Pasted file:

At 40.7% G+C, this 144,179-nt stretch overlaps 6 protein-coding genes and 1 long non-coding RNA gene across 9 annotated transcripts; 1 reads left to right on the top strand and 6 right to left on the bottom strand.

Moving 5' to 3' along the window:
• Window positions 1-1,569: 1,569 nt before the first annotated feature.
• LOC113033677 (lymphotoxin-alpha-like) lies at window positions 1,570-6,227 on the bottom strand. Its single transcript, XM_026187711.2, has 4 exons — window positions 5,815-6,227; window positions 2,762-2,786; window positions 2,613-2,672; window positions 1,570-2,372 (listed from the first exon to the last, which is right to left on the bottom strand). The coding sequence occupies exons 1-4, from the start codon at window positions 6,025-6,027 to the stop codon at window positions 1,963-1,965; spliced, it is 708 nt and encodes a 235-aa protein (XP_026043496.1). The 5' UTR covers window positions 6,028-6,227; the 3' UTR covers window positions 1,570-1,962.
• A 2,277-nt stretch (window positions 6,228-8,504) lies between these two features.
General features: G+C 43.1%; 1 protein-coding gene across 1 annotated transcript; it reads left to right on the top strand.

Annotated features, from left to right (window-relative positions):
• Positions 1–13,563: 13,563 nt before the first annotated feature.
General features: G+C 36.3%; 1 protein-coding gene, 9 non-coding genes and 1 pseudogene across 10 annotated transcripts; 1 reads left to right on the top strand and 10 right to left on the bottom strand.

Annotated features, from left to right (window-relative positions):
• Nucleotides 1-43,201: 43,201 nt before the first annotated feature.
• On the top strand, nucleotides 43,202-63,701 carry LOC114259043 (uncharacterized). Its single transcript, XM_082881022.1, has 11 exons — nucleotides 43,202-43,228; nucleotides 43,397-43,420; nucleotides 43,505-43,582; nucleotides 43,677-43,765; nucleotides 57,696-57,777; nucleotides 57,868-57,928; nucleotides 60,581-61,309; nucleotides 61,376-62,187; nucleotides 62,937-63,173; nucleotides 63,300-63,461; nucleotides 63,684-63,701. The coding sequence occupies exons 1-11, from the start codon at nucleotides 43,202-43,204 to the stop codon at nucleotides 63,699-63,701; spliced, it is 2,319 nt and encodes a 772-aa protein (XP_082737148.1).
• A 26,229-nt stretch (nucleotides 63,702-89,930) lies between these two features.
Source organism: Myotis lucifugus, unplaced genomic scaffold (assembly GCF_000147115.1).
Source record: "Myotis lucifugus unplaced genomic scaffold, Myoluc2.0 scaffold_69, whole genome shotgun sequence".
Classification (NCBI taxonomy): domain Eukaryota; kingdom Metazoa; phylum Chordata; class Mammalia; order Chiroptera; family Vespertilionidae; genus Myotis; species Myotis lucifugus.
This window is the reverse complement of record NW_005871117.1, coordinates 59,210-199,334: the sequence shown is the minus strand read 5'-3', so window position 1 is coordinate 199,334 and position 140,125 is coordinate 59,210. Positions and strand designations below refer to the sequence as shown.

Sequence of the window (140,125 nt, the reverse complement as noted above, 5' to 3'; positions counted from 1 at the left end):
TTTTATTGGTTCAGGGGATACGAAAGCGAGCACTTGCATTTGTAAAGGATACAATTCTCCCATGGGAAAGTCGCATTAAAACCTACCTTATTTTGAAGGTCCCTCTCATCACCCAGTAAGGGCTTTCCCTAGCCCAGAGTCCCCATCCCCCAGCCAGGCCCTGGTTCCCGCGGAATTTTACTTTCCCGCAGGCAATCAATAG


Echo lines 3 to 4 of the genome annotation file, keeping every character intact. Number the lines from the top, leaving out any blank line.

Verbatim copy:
• Window positions 1-1,569: 1,569 nt before the first annotated feature.
• LOC113033677 (lymphotoxin-alpha-like) lies at window positions 1,570-6,227 on the bottom strand. Its single transcript, XM_026187711.2, has 4 exons — window positions 5,815-6,227; window positions 2,762-2,786; window positions 2,613-2,672; window positions 1,570-2,372 (listed from the first exon to the last, which is right to left on the bottom strand). The coding sequence occupies exons 1-4, from the start codon at window positions 6,025-6,027 to the stop codon at window positions 1,963-1,965; spliced, it is 708 nt and encodes a 235-aa protein (XP_026043496.1). The 5' UTR covers window positions 6,028-6,227; the 3' UTR covers window positions 1,570-1,962.